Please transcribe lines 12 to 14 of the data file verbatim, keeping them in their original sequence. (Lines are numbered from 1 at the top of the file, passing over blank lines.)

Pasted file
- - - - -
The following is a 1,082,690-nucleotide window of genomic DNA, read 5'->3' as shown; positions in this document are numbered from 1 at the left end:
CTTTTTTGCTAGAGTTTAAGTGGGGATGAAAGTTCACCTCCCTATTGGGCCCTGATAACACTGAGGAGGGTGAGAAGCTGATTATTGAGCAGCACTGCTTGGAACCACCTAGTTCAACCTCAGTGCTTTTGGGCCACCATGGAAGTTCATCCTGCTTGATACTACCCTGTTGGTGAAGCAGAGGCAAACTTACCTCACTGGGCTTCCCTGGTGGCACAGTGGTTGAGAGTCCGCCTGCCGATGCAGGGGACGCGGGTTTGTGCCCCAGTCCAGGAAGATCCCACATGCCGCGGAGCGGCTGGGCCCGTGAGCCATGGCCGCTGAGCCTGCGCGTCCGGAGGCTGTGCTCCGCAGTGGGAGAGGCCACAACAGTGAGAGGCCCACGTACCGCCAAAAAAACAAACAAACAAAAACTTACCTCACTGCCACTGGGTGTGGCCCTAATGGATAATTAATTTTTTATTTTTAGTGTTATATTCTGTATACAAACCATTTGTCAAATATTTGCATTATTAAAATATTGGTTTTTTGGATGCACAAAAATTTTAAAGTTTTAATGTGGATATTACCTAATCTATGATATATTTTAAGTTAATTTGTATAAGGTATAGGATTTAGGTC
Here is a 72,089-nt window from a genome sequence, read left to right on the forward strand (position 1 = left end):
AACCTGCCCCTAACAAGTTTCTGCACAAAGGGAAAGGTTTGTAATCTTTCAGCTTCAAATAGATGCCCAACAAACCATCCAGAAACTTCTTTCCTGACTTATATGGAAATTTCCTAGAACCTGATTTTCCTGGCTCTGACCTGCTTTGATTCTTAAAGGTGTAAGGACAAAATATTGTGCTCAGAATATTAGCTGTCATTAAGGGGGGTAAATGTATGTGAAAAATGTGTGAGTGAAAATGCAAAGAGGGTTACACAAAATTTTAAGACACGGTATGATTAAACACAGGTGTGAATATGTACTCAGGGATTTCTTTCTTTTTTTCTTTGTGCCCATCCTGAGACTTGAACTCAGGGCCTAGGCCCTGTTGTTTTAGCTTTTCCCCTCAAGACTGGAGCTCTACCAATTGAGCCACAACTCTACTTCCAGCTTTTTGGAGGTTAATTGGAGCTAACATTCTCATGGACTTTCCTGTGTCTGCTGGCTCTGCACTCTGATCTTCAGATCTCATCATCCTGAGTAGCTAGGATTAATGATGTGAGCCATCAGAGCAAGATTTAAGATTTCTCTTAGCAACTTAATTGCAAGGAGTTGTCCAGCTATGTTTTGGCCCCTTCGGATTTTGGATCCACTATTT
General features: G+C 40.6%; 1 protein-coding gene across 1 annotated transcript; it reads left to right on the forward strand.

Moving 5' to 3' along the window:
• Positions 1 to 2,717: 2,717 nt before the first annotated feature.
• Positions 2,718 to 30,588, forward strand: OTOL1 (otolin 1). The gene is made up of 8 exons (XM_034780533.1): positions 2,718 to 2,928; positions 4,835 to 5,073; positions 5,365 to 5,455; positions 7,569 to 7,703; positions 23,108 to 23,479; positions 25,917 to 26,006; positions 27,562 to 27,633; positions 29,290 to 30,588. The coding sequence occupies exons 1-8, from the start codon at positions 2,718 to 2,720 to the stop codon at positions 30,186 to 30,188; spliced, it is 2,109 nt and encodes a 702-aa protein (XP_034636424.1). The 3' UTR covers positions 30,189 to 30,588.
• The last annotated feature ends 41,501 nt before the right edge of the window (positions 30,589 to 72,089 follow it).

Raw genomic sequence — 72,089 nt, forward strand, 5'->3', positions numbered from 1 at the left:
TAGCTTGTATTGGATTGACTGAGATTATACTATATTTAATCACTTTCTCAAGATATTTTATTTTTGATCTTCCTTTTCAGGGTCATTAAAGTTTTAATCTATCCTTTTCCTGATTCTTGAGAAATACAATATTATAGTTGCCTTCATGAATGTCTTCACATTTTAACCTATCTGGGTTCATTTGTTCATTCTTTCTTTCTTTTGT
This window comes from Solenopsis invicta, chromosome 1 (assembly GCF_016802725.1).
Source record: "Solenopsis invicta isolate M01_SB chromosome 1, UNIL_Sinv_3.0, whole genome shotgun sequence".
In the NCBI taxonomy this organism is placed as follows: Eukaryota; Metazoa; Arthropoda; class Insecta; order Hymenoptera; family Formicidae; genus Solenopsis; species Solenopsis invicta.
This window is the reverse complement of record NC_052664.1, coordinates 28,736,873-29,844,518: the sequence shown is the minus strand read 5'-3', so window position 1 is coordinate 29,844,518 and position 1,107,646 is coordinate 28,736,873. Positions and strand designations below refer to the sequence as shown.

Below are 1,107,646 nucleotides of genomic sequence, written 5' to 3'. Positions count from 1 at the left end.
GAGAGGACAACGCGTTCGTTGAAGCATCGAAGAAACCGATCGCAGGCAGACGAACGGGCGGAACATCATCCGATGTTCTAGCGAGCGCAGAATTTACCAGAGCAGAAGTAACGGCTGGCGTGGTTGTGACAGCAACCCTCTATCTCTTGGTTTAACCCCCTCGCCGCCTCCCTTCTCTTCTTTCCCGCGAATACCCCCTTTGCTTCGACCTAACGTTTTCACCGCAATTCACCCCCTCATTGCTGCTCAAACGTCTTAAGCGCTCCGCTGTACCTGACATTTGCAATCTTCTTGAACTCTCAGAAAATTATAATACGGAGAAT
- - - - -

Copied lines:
This window comes from Solenopsis invicta, chromosome 1 (assembly GCF_016802725.1).
Source record: "Solenopsis invicta isolate M01_SB chromosome 1, UNIL_Sinv_3.0, whole genome shotgun sequence".
In the NCBI taxonomy this organism is placed as follows: Eukaryota; Metazoa; Arthropoda; class Insecta; order Hymenoptera; family Formicidae; genus Solenopsis; species Solenopsis invicta.